By simulation I mean in the Impaglazzio-Widgerson [IW98] sense, i.e sub-exponential deterministic simulation which appears correct i.o to every efficient adversary.

I think this is a proof: if $EXP\neq BPP$ then from [IW98] we get that BPP has such simulation. otherwise we have that $EXP=BPP$ which implies $RP=NP$ and $EXP \in PH$ now if $NP=RP=ZPP$ we have that $PH$ collapse to $ZPP$ and as a result $EXP$, but this cannot happen because of the assumption, so $RP\neq ZPP$ and this by Kabanets paper "easiness assumptions and hardness tests: trading time for zero error" implies that RP has such simulation and as a result also NP.

This sound like a basic result, anyone knows if it appears anywhere?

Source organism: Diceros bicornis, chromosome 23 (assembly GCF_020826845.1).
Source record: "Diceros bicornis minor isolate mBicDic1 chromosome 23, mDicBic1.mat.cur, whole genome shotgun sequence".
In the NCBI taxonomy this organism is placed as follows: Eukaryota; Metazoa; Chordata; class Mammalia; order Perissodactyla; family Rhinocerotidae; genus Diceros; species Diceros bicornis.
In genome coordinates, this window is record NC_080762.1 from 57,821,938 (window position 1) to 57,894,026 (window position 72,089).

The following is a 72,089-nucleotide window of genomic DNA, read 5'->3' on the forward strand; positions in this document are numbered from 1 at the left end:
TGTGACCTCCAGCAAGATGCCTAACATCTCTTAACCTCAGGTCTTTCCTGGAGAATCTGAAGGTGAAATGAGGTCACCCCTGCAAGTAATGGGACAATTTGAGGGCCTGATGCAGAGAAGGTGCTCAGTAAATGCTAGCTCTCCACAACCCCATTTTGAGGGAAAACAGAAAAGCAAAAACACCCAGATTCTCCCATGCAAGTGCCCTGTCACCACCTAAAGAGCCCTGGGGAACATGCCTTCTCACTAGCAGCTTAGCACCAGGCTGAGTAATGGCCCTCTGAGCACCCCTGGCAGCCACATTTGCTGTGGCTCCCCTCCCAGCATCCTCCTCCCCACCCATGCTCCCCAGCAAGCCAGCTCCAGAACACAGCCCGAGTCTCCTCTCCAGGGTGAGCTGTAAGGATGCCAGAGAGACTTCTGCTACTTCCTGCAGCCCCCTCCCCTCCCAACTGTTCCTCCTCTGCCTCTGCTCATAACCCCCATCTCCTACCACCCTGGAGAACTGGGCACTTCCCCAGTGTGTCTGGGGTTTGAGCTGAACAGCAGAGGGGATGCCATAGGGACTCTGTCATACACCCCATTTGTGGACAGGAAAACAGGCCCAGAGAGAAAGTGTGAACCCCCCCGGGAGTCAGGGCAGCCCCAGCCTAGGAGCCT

• 1
    $\begingroup$ Why does $EXP=BPP$ imply $RP=NP$? $\endgroup$ – Ryan Williams Aug 18 '10 at 16:40
  • $\begingroup$ I guess EXP = BPP implies BPP contains NP, which implies RP = NP. $\endgroup$ – Robin Kothari Aug 19 '10 at 5:27
  • $\begingroup$ Right, EXP=BPP implies $NP \subseteq BPP$ which implies $SAT \in RP$ , via search-to-decision reduction, thanks. $\endgroup$ – Sebastian Ben Daniel Aug 19 '10 at 8:28

Your Answer

By clicking “Post Your Answer”, you agree to our terms of service, privacy policy and cookie policy

Browse other questions tagged or ask your own question.